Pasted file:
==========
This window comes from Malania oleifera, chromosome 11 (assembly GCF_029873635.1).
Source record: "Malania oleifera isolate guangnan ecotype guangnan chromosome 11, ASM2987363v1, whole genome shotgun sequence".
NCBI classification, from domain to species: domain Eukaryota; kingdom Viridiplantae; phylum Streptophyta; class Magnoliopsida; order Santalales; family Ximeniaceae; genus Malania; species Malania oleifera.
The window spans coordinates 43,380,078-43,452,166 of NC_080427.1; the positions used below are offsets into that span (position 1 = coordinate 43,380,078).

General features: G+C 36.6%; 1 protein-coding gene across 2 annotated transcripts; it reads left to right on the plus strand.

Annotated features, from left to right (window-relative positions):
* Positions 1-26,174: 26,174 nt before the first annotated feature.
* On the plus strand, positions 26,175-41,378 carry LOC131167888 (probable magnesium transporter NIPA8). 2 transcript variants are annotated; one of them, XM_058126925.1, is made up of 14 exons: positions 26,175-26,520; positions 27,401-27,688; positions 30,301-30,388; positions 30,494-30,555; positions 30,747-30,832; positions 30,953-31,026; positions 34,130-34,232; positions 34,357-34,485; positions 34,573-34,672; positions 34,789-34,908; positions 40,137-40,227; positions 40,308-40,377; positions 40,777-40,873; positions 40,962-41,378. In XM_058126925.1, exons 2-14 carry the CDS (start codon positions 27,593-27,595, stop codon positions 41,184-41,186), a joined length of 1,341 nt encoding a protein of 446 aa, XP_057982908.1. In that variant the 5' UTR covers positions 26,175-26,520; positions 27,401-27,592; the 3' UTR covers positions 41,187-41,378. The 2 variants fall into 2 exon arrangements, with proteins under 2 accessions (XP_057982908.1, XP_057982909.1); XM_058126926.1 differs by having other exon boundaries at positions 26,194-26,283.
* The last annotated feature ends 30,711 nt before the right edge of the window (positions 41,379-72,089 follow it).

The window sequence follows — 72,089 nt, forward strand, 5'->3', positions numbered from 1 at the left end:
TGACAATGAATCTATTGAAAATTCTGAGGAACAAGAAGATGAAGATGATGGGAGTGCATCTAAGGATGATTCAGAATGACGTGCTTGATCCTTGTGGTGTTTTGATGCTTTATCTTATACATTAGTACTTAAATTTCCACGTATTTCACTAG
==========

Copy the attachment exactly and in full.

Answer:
This window comes from Malania oleifera, chromosome 11 (assembly GCF_029873635.1).
Source record: "Malania oleifera isolate guangnan ecotype guangnan chromosome 11, ASM2987363v1, whole genome shotgun sequence".
NCBI classification, from domain to species: domain Eukaryota; kingdom Viridiplantae; phylum Streptophyta; class Magnoliopsida; order Santalales; family Ximeniaceae; genus Malania; species Malania oleifera.
The window spans coordinates 43,380,078-43,452,166 of NC_080427.1; the positions used below are offsets into that span (position 1 = coordinate 43,380,078).

General features: G+C 36.6%; 1 protein-coding gene across 2 annotated transcripts; it reads left to right on the plus strand.

Annotated features, from left to right (window-relative positions):
* Positions 1-26,174: 26,174 nt before the first annotated feature.
* On the plus strand, positions 26,175-41,378 carry LOC131167888 (probable magnesium transporter NIPA8). 2 transcript variants are annotated; one of them, XM_058126925.1, is made up of 14 exons: positions 26,175-26,520; positions 27,401-27,688; positions 30,301-30,388; positions 30,494-30,555; positions 30,747-30,832; positions 30,953-31,026; positions 34,130-34,232; positions 34,357-34,485; positions 34,573-34,672; positions 34,789-34,908; positions 40,137-40,227; positions 40,308-40,377; positions 40,777-40,873; positions 40,962-41,378. In XM_058126925.1, exons 2-14 carry the CDS (start codon positions 27,593-27,595, stop codon positions 41,184-41,186), a joined length of 1,341 nt encoding a protein of 446 aa, XP_057982908.1. In that variant the 5' UTR covers positions 26,175-26,520; positions 27,401-27,592; the 3' UTR covers positions 41,187-41,378. The 2 variants fall into 2 exon arrangements, with proteins under 2 accessions (XP_057982908.1, XP_057982909.1); XM_058126926.1 differs by having other exon boundaries at positions 26,194-26,283.
* The last annotated feature ends 30,711 nt before the right edge of the window (positions 41,379-72,089 follow it).

The window sequence follows — 72,089 nt, forward strand, 5'->3', positions numbered from 1 at the left end:
TGACAATGAATCTATTGAAAATTCTGAGGAACAAGAAGATGAAGATGATGGGAGTGCATCTAAGGATGATTCAGAATGACGTGCTTGATCCTTGTGGTGTTTTGATGCTTTATCTTATACATTAGTACTTAAATTTCCACGTATTTCACTAG